“We are asking retailers and consumers to do an easy thing: to make a public commitment to stop buying and selling farmed salmon until its safe for us and safe for the oceans,” Lash said. “Salmon is in high demand, but the issues around farmed salmon are little understood,” said acclaimed Portland chef Greg Higgins, who travelled to Vancouver to help launch the campaign. “When U.S. consumers fully understand all the issues, they’ll see the need to keep the marine habitat healthy and to consider the quality and source of their salmon.”

Farmed salmon are grown in net cages that float in the ocean, which pollutes the marine environment with drug-laced excess food and waste. These floating feedlots also allow disease and parasites to flow out through the nets, threatening wild salmon and the ocean habitat. Fisheries biologist Dr. John Volpe has studied salmon farming and its effects on the marine environment for seven years. “Government and industry have not been forthright in providing the necessary information to allow the consumer to make an informed decision about farmed salmon,” he said.

British Columbia exports most of its farmed salmon to the U.S. In fact, almost all the whole or dressed fresh farmed salmon consumed in the U.S. is from Canada. And the lifting of a provincial ban last month on new farms is set to unleash a major expansion of the BC industry. Already, retailers and restaurateurs in the U.S. and BC are signing on to the campaign. So far 50 stores and restaurants have joined the campaign, including “white tablecloth” chefs in San Francisco and Portland. Other B.C. campaigns targeting the marketplace have been very successful, particularly an international campaign urging Home Depot and other “big box” stores to stop selling BC old-growth wood. Lash is hopeful this campaign will raise consumer awareness as well as protect threatened areas in coastal BC.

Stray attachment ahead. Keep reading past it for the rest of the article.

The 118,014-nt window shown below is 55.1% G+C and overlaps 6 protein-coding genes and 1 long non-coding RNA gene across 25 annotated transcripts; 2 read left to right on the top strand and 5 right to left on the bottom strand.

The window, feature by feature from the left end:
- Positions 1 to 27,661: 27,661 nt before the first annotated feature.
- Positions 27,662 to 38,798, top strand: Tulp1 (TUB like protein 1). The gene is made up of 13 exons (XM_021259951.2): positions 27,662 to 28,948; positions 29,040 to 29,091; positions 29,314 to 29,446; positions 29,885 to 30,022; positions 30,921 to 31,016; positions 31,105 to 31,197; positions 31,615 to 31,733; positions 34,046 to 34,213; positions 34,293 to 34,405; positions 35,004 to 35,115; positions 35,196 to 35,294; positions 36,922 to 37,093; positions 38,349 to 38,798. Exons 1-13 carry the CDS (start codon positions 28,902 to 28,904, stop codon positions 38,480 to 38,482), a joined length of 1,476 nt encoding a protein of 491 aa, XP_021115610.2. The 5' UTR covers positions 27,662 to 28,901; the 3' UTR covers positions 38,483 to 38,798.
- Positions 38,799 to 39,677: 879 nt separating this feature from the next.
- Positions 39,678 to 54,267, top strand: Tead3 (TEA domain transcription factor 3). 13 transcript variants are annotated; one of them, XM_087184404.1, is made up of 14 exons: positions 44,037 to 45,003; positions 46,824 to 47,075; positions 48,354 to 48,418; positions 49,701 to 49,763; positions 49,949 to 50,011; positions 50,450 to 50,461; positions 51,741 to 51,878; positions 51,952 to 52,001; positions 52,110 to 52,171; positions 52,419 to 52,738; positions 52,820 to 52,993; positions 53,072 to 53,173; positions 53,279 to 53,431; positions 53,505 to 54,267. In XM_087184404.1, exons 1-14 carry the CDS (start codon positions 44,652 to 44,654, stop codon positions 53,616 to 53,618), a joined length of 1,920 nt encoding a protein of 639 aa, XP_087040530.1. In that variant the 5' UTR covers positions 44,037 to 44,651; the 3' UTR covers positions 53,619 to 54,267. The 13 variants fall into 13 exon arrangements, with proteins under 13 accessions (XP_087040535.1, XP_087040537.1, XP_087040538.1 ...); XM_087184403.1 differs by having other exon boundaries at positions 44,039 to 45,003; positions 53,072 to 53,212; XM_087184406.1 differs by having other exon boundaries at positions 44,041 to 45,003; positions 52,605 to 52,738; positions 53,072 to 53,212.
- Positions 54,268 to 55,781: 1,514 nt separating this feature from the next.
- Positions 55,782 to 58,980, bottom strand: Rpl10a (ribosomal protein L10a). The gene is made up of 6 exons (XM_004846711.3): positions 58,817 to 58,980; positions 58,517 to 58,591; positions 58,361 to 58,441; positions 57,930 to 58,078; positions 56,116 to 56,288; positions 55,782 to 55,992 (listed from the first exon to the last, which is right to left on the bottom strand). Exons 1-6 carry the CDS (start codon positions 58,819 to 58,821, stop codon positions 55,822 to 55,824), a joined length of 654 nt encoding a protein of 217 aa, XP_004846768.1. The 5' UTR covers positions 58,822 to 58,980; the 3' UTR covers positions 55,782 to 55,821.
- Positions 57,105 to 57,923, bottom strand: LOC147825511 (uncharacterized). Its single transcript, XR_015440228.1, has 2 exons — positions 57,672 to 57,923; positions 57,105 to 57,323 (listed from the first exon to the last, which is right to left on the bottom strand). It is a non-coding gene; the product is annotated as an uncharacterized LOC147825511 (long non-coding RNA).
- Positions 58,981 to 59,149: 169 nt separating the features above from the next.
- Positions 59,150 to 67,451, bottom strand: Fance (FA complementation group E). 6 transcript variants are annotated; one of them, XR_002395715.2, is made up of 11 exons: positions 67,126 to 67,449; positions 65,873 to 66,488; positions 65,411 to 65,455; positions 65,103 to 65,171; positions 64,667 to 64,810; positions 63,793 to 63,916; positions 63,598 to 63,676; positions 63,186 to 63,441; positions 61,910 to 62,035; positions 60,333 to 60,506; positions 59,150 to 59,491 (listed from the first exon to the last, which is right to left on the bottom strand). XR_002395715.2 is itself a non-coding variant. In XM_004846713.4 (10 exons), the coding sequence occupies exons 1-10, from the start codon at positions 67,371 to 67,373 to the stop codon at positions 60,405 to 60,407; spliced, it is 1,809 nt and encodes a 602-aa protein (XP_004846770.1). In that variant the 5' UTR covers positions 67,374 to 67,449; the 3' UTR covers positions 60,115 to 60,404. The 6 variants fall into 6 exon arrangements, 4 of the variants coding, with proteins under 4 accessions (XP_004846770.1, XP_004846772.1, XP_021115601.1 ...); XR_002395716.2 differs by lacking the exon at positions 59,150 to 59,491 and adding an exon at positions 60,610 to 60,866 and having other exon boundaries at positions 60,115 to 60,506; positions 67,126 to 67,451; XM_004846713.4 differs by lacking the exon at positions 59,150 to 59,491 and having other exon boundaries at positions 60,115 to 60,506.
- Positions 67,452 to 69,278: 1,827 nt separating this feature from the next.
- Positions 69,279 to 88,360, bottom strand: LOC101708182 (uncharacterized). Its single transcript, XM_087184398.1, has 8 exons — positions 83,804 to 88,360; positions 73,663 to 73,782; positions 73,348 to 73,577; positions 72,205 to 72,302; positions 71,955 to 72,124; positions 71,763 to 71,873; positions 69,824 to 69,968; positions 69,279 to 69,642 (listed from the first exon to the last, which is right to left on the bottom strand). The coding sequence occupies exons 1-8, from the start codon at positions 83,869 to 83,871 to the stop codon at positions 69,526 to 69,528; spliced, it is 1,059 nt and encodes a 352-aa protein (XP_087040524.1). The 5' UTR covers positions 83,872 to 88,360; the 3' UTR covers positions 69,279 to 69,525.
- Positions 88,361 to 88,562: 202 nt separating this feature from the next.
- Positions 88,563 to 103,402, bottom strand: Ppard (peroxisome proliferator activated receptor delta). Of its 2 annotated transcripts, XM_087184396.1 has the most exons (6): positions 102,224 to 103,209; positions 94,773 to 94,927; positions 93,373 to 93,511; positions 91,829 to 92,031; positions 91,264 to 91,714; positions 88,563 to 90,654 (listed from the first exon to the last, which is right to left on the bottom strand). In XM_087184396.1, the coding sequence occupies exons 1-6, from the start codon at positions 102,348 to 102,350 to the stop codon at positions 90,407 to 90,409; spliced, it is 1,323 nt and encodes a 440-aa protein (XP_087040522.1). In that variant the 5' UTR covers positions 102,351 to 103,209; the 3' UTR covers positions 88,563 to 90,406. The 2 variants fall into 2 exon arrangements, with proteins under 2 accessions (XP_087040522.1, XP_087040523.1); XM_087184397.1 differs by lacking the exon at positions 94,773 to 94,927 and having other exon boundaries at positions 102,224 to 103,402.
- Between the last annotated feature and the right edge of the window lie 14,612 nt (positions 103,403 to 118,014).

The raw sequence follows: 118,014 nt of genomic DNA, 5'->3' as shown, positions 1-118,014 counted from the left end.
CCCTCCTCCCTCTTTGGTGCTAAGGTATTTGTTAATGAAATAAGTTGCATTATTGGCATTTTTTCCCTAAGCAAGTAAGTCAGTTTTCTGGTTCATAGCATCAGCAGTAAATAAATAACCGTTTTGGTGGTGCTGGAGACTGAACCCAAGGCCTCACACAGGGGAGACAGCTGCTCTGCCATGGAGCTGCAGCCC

The Coastal Alliance for Aquaculture Reform (CAAR) is a coalition of conservation and First Nations groups working to protect the ocean and humans from the dangers of farmed salmon. For more information visit www.farmedanddangerous.org

Contact Kate Dugas, Consumer Education Coordinator
Living Oceans Society
visit our website at www.livingoceans.org

From Industrial FishFarming
[email protected]
Posted: 11/08/2002
By [email protected]

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From Industrial FishFarming
[email protected]
Posted: 11/09/2002
By [email protected]

Great new web-site – The Salmon Farm Monitor
www.salmonfarmmonitor.org

AROUND THE CORNER

Consumer protest of shrimp

I would like to suggest a simple strategy. I have a personal commitment to avoid aquaculture shrimp and enquire everywhere I go where shrimp is on the shelf or on the menu about the source. Invariably the waitress or cashier is oblivious about the issue and I am referred to an unavailable manager.

I suggest a simple brochure be developed and attached to your Late Friday News and the Earth Island magazine, etc. as an educational and protest tool. Space for customer comments could be left for notes to managers, PR people or board members.

An example of unexpected ignorance is a visit to the upscale Wild Oats Market in Cherry Hills (Denver, CO) store where they hadtwo pound frozen bags of prawns that were labeled “farm grown”. The floor help and cashiers were totally unaware that shrimp were a controversial issue. A simple written document could turn them around as they take pride in being “green”.

The informational elements need to be in simple language and edited to be succinct and hard hitting. Informed chefs could feel in tune with environmental problems and feel that they have a role to play in solutions. Thank you for your diligent and kind work.

From Lon Ball, Trout Lake, WA
[email protected]

Alfredo Quarto, Executive Director
Mangrove Action Project
PO Box 1854
Port Angeles, WA 98362-0279
USA
fax (360) 452-5866
[email protected]